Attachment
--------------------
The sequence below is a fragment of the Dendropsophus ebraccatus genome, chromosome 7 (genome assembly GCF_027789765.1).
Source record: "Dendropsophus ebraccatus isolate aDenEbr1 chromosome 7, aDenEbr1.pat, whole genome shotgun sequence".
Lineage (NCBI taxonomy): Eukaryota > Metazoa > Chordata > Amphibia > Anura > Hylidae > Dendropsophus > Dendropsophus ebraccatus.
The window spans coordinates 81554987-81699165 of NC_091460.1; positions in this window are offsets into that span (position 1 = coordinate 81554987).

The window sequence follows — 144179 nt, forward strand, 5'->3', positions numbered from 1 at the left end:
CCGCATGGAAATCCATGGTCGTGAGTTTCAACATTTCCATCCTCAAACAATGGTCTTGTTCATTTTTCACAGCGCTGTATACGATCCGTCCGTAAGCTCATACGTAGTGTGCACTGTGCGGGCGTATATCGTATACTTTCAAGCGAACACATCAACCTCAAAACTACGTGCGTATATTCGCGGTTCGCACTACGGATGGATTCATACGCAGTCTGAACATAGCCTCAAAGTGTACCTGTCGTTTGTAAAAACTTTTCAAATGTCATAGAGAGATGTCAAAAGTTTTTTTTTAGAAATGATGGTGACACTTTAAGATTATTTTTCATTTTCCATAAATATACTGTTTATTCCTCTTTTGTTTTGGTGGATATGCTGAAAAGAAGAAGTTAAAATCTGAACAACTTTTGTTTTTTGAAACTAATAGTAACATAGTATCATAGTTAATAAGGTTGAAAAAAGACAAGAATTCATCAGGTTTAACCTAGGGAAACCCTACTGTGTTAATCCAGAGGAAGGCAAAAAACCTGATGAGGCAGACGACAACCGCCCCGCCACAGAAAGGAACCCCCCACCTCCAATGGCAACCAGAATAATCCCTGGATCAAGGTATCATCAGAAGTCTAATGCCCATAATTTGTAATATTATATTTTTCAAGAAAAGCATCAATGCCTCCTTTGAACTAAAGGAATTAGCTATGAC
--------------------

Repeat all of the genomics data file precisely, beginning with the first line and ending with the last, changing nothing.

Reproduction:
The sequence below is a fragment of the Dendropsophus ebraccatus genome, chromosome 7 (genome assembly GCF_027789765.1).
Source record: "Dendropsophus ebraccatus isolate aDenEbr1 chromosome 7, aDenEbr1.pat, whole genome shotgun sequence".
Lineage (NCBI taxonomy): Eukaryota > Metazoa > Chordata > Amphibia > Anura > Hylidae > Dendropsophus > Dendropsophus ebraccatus.
The window spans coordinates 81554987-81699165 of NC_091460.1; positions in this window are offsets into that span (position 1 = coordinate 81554987).

The window sequence follows — 144179 nt, forward strand, 5'->3', positions numbered from 1 at the left end:
CCGCATGGAAATCCATGGTCGTGAGTTTCAACATTTCCATCCTCAAACAATGGTCTTGTTCATTTTTCACAGCGCTGTATACGATCCGTCCGTAAGCTCATACGTAGTGTGCACTGTGCGGGCGTATATCGTATACTTTCAAGCGAACACATCAACCTCAAAACTACGTGCGTATATTCGCGGTTCGCACTACGGATGGATTCATACGCAGTCTGAACATAGCCTCAAAGTGTACCTGTCGTTTGTAAAAACTTTTCAAATGTCATAGAGAGATGTCAAAAGTTTTTTTTTAGAAATGATGGTGACACTTTAAGATTATTTTTCATTTTCCATAAATATACTGTTTATTCCTCTTTTGTTTTGGTGGATATGCTGAAAAGAAGAAGTTAAAATCTGAACAACTTTTGTTTTTTGAAACTAATAGTAACATAGTATCATAGTTAATAAGGTTGAAAAAAGACAAGAATTCATCAGGTTTAACCTAGGGAAACCCTACTGTGTTAATCCAGAGGAAGGCAAAAAACCTGATGAGGCAGACGACAACCGCCCCGCCACAGAAAGGAACCCCCCACCTCCAATGGCAACCAGAATAATCCCTGGATCAAGGTATCATCAGAAGTCTAATGCCCATAATTTGTAATATTATATTTTTCAAGAAAAGCATCAATGCCTCCTTTGAACTAAAGGAATTAGCTATGAC